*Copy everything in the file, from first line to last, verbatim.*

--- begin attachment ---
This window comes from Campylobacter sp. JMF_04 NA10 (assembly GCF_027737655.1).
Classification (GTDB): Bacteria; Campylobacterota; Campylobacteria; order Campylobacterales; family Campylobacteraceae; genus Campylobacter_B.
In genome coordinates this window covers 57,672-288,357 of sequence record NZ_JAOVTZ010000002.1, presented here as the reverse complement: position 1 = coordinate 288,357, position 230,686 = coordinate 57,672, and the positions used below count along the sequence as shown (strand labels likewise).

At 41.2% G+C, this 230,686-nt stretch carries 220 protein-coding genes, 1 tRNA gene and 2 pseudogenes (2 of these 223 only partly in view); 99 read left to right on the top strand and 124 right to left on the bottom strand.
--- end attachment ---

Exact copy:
This window comes from Campylobacter sp. JMF_04 NA10 (assembly GCF_027737655.1).
Classification (GTDB): Bacteria; Campylobacterota; Campylobacteria; order Campylobacterales; family Campylobacteraceae; genus Campylobacter_B.
In genome coordinates this window covers 57,672-288,357 of sequence record NZ_JAOVTZ010000002.1, presented here as the reverse complement: position 1 = coordinate 288,357, position 230,686 = coordinate 57,672, and the positions used below count along the sequence as shown (strand labels likewise).

At 41.2% G+C, this 230,686-nt stretch carries 220 protein-coding genes, 1 tRNA gene and 2 pseudogenes (2 of these 223 only partly in view); 99 read left to right on the top strand and 124 right to left on the bottom strand.